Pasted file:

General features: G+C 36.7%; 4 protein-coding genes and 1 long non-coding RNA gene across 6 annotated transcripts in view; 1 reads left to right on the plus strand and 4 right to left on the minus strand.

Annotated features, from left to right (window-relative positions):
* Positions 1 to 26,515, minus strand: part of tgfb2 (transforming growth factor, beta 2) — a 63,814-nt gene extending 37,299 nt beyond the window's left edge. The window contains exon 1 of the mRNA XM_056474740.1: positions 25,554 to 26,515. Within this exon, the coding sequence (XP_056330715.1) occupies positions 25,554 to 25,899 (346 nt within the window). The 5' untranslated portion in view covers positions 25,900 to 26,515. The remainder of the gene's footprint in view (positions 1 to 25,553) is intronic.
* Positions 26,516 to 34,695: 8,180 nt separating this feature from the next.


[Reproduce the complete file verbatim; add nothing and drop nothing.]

General features: G+C 36.7%; 4 protein-coding genes and 1 long non-coding RNA gene across 6 annotated transcripts in view; 1 reads left to right on the plus strand and 4 right to left on the minus strand.

Annotated features, from left to right (window-relative positions):
* Positions 1 to 26,515, minus strand: part of tgfb2 (transforming growth factor, beta 2) — a 63,814-nt gene extending 37,299 nt beyond the window's left edge. The window contains exon 1 of the mRNA XM_056474740.1: positions 25,554 to 26,515. Within this exon, the coding sequence (XP_056330715.1) occupies positions 25,554 to 25,899 (346 nt within the window). The 5' untranslated portion in view covers positions 25,900 to 26,515. The remainder of the gene's footprint in view (positions 1 to 25,553) is intronic.
* Positions 26,516 to 34,695: 8,180 nt separating this feature from the next.